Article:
On May 11, 2015, Christie’s New York sold Lot 8A, the painting Les femmes d’Alger (Version O) by Pablo Picasso for $179,365,000. Ownership was legally transferred between private collections. What exactly transacted? The orthodox position is that property rights in an oil canvas artifact, a painted and signed (marked) object created by the artist Pablo Picasso, changed ownership. Picasso started work in 1954, inspired by Delacroix’s painting of the same name. He completed this version of Les femmes… in 1955, selling it for $212,500 (now c.$2m) through Galerie Louise Leiris in Paris. Ten other paintings in the series of variations later sold through Saidenberg Gallery, Ganz and all versions of Les femmes… were given letter identifiers. The Christie’s work was known as Version O. This artifact of unique heuristic, social context and creative history was differentiated as art, the verified signature of Picasso confirming he created the artifact. The prevailing legal framework classified the artifact as personal tangible property and therefore an exchange commodity. It was legally regulated as property, with ownership and intellectual rights recognized and enforceable. When Christie’s sold the work in 2015, the same orthodox concept of art recognized ownership of the artifact as the artwork transacted. It could be argued that what actually transacted on May 11 was a creation of both Picasso and the law conceptualized and regulated as artistic property.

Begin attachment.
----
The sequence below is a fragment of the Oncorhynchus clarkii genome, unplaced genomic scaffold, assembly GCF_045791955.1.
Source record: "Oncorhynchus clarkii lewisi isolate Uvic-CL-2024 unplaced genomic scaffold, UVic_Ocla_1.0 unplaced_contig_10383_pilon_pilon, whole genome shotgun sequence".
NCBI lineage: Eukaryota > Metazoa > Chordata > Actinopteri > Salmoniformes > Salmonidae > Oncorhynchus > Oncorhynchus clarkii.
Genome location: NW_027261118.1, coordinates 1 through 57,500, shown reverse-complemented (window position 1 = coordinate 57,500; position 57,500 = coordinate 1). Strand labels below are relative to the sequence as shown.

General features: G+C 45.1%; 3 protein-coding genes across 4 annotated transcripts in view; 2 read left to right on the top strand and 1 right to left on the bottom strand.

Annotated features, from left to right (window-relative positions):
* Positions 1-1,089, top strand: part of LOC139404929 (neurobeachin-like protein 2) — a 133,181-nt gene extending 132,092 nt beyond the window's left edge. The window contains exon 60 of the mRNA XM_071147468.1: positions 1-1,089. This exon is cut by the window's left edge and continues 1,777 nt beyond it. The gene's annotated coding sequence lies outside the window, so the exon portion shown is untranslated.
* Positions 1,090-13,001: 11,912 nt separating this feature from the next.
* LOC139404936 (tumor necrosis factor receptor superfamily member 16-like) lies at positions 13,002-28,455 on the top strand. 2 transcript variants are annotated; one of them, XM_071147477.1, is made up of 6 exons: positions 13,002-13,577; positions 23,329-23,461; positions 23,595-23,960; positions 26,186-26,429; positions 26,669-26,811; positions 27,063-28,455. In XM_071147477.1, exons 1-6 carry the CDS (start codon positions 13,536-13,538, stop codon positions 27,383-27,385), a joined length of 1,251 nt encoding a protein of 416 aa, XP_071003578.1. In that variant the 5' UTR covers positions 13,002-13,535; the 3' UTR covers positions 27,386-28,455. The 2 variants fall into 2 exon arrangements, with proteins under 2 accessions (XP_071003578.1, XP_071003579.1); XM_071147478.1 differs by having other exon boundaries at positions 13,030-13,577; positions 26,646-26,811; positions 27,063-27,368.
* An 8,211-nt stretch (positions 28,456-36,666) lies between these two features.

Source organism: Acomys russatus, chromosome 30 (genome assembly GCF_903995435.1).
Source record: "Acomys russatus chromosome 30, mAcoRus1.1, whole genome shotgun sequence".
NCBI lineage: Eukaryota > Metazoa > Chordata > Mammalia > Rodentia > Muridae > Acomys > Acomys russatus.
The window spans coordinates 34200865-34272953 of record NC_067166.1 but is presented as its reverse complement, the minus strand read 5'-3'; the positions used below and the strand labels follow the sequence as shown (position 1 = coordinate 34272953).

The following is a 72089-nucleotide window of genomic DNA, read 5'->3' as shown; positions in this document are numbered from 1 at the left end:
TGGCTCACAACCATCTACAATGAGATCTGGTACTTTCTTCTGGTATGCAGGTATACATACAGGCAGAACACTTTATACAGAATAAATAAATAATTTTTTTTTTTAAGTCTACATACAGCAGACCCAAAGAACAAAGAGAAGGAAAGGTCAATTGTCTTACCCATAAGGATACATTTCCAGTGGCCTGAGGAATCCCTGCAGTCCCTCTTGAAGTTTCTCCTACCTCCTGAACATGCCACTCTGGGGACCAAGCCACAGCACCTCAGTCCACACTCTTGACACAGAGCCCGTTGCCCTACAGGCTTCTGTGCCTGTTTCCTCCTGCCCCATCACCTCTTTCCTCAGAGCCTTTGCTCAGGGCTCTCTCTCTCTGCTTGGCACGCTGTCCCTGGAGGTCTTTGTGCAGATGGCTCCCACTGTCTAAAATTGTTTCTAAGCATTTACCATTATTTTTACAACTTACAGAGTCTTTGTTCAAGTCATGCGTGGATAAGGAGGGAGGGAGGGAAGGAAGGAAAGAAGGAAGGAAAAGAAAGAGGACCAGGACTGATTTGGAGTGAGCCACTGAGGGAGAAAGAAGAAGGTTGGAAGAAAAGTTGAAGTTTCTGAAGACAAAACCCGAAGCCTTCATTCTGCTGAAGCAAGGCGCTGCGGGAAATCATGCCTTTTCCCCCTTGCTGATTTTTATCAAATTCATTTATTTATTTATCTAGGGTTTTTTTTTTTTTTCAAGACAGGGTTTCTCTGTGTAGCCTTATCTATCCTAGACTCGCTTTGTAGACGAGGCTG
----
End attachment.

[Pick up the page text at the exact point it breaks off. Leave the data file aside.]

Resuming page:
Art markets require predictable regulatory frameworks across legal jurisdictions. Packaging objects and processes as legal property is integral to global corporate capitalism. Corporations, stocks, mortgages, trade marks, mutual funds, IP and digital crypto currencies are examples. Economic self-interest generates inter-jurisdictional socio-political pressure to sustain such a commodified orthodoxy, reinforcing the implicit, nowhere substantiated claim to be the universally true account of the experience of the materiality and value of artistic phenomena. That any reformulation of the concept of art necessarily impacts art markets and transactional values, current and historic, acts as a forceful deterrent to any such project. Transactionally, the orthodox argument is ultimately fiscally pragmatic rather than a comprehensive explanation of artistic phenomena that demands continuity and predictability. Conceptually, it requires further justification and invites critique.